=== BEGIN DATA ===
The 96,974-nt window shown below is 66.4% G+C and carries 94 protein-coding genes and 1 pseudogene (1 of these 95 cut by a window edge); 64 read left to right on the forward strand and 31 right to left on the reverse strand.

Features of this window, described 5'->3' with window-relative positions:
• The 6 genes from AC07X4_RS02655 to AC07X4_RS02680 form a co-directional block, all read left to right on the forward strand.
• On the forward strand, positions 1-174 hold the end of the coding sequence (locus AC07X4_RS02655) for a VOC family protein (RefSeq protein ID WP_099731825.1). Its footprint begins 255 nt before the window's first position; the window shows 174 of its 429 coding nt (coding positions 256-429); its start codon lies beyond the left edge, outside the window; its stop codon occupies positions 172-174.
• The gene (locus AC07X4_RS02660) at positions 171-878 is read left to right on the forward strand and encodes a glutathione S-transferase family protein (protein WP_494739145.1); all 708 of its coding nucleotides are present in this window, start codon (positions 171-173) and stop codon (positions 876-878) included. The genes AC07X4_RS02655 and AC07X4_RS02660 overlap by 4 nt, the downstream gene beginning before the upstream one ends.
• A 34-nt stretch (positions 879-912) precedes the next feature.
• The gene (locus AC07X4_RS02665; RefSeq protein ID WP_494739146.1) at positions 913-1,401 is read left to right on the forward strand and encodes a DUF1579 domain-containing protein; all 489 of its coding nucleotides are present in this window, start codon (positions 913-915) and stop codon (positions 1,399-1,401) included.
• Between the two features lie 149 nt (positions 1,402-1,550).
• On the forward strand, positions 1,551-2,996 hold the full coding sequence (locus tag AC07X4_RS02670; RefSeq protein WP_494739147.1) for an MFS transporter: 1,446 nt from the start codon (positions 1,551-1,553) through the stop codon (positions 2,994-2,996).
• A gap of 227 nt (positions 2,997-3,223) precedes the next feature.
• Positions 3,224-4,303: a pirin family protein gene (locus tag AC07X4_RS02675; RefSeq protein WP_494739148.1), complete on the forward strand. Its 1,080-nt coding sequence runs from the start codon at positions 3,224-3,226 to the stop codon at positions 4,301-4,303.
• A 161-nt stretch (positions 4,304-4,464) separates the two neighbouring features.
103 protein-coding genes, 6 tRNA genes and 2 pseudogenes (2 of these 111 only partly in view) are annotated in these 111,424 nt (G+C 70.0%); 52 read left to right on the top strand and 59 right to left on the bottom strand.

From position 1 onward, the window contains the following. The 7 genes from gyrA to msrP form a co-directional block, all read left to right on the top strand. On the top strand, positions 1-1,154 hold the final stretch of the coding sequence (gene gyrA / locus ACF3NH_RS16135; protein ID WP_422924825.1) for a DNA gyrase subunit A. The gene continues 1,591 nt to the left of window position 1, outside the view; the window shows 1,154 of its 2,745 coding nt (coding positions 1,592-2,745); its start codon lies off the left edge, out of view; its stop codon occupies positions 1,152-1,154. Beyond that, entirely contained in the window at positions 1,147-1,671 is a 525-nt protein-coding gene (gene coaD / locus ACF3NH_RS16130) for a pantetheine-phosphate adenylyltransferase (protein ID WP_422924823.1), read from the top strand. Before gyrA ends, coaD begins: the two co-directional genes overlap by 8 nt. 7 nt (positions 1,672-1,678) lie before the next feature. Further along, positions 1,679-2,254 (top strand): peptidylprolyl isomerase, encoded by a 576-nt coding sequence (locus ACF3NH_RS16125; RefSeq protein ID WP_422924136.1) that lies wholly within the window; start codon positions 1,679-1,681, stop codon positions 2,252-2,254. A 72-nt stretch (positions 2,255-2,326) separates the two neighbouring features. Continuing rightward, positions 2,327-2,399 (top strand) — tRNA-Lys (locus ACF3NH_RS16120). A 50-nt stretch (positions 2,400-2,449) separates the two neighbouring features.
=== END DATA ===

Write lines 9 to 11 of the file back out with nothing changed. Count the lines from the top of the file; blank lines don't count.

• On the forward strand, positions 1,551-2,996 hold the full coding sequence (locus tag AC07X4_RS02670; RefSeq protein WP_494739147.1) for an MFS transporter: 1,446 nt from the start codon (positions 1,551-1,553) through the stop codon (positions 2,994-2,996).
• A gap of 227 nt (positions 2,997-3,223) precedes the next feature.
• Positions 3,224-4,303: a pirin family protein gene (locus tag AC07X4_RS02675; RefSeq protein WP_494739148.1), complete on the forward strand. Its 1,080-nt coding sequence runs from the start codon at positions 3,224-3,226 to the stop codon at positions 4,301-4,303.